On the other hand, skillwires have been part of SR since the beginning. Given the technology level they seem like a reasonable item. This leaves the GM with something of a dilemma. Possible solutions include:

  1. Forbidding skillwires. This may be accomplished thru GM fiat, raising NY/Essence costs to prohibitive levels, or simply by vetoing characters designed with them. Simple, if not entirely satisfactory.
  2. Reducing their effectiveness. The rules already provide for this in one form by forbidding the use of dice pools in conjunction with `soft-derived skills.
  3. Making them difficult to find. The easiest way to do so is to set their “availability” at 2x(Rating) rather then (Rating). This is a recommended solution. It leaves them available and versatile – but unlikely to overshadow the other characters, since their users won’t be able to start out with high level `wires and will have a difficult time getting them later.

   Transducers “convert” higher-order brain functions into computer data formats. At L1 they can convert the relatively simple patterns of the speech centers – an effect close to pure telepathy. At L2 it can generate visual images as the user envisions them – and at L3+ it can convert memories, dreams, and even patterns of neuromuscular responses, into usable formats, such as “Skillsofts” (Maximum rating equals the system rating minus two, the process requires at least a week).

4 Responses

  1. A quick question about hot/cold wires: are these universal or specific? as in if I buy hot wires for one purpose, do I have to buy them again for another aplication in the same level of the brain?


    if I buy rank 3 hot wires, do I need to buy any more hot wires ever again?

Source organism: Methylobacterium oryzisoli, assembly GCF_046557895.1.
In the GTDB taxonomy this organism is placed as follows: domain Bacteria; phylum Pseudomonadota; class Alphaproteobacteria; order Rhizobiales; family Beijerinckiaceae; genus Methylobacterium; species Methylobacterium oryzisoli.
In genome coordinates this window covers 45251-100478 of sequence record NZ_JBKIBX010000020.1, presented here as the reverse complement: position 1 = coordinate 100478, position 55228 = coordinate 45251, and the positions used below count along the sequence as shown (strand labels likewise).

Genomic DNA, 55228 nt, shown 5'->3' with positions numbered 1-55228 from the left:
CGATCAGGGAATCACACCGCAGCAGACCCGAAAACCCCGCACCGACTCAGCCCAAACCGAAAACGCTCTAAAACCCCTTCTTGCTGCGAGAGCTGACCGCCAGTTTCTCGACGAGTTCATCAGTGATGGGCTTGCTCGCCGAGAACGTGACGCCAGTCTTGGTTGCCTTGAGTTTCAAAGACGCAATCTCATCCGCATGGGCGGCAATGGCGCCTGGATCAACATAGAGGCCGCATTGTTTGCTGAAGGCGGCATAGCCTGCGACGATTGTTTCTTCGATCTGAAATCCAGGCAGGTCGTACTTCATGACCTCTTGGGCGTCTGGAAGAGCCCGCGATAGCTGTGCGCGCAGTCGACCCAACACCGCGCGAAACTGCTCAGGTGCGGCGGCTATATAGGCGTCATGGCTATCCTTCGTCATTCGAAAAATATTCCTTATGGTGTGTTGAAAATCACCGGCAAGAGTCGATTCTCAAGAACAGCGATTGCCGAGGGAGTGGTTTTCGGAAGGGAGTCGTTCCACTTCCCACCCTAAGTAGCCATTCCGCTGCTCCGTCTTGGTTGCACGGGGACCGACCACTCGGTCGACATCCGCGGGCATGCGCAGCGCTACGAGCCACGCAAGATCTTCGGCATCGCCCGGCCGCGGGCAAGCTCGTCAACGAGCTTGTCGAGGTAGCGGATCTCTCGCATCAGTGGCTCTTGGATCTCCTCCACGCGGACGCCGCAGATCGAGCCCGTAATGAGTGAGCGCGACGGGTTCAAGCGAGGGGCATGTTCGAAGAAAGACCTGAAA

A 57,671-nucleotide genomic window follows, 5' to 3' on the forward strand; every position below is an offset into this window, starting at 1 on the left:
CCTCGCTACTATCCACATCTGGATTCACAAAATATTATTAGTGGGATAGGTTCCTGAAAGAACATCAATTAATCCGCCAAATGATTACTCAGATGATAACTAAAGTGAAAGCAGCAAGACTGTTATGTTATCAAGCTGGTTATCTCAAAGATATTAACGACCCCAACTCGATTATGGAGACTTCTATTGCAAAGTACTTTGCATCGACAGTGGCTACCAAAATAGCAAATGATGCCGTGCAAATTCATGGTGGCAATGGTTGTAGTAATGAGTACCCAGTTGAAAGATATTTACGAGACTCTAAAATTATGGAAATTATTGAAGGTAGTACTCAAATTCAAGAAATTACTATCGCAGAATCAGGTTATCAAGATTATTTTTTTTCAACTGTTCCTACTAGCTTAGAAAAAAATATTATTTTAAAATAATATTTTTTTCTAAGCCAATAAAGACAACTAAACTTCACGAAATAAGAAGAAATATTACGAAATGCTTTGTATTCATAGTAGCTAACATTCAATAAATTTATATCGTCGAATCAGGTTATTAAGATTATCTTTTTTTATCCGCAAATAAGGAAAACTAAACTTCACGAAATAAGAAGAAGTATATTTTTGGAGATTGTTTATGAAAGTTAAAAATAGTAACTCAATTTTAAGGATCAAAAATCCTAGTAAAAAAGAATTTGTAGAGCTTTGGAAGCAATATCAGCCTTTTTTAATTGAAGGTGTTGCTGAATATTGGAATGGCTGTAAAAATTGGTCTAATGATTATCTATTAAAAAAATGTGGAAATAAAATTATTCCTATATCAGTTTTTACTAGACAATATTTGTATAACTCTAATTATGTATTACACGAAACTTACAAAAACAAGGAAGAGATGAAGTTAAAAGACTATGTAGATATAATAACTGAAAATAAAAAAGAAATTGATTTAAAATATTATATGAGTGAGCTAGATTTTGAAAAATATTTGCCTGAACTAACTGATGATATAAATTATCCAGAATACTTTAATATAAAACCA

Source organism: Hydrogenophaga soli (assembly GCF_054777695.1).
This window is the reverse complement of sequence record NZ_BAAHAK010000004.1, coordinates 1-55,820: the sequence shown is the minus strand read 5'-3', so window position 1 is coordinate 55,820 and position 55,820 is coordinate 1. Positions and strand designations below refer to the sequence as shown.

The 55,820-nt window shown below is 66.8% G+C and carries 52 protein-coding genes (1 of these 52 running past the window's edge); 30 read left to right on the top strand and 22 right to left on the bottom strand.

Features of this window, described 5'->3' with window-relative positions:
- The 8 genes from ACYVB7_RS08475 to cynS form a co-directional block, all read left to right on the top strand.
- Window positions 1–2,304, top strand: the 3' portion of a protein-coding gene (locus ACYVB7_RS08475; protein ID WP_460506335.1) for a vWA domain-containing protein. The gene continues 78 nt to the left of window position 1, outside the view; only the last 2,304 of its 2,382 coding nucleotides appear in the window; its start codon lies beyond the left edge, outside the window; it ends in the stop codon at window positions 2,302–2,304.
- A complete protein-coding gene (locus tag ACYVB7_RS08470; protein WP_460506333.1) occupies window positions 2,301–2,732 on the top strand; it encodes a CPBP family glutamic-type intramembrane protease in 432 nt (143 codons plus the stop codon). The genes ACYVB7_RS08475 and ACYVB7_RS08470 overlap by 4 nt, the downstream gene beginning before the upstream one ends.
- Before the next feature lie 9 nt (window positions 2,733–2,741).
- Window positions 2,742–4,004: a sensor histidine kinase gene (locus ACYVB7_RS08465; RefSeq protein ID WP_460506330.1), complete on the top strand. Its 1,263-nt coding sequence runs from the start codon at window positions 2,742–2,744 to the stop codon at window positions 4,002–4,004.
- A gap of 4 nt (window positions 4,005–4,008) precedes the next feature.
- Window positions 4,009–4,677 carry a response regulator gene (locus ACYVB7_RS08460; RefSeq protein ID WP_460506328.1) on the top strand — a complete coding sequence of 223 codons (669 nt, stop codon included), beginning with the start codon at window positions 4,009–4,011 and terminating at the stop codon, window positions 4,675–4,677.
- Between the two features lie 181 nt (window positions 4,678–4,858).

2. Unfortunately, they’re specific to particular brain centers. For example, you can buy Hotwires that induce berserker rage (an unsophisticated L1 neural function, .05 essence and very effective for it – and also very dangerous to use), andone that enhances your ability with mathemetics and computations (a handy function, costing .15 essence). Coldwires are a little more involved to install, since shutting down a neural center is more complicated than stimulating it, but are just as specific. Nevertheless, the ability to shut down pain on command can be quite useful – or lead to the user ignoring the fact that they’re dying.

  3. […] Neuralware: Prices in newyen? Are they different than similar items in the […]

  4. For some questions…

    (1) Prices in newyen? Are they different than similar items in the books? I am mostly sure hot and coldwires are not in any of them.

    -Considering that getting it involves delicate brain surgery, Neuralware is astonishingly cheap. Apparently getting someone to interface a computer with your brain costs about the same as getting your ears bobbed, and less than a fingertip compartment, a pocket secretary, or an electric scooter.

    Actlink: 5000 NY.

    Coldwire: Neural Level (one to three) x 2000 NY

    Direct Neural Interface: 500 NY (Listed in the sourcebooks, but not at all the same thing or the same price. This version is basically a component of a standard datajack; the one in the books is a pointless add-on to various pieces of equipment; if you want a data-translator get a central microprocessor for it).

    Hotwire: Neural Level (one to three) x 1000 NY

    Knowsoft Link: 1000 NY (From the basic book).

    Skillwires: In first and second edition the cost was R1-3 x10 KNY, R4-6 x 100 KNY, and R7+ x 1 MNY. The rules were drastically revised – essentially making high-end wires unavailable and low-end ones much cheaper – in third edition. I’m using the older structures, since they’re simpler and scale better. I’m also using the Availability = 2x Rating rule, so if you want to start with Skillwires above R3 you’ll need to take an appropriate advantage. Since we’re starting in the mid-2050’s, Mark-60 skillwires are not available at all, but the prices on Mark-40 systems are currently down about 25% and their availability rating is reduced by 2.

    Transducer: Rating x 2000 NY (Rating-1 Transducers are found in the sourcebooks, but these are drastically revised).

    (2) Spells on plants: do normal spells work on plants? (heal, nutrition, Increase attribute for ones they have…)

    -Normal spells do, indeed, work on plants just fine. As of yet, no one has publicly reported an experiments with using boosting spells to give them attributes they don’t normally have. Most people who want to do that use transformation spells instead.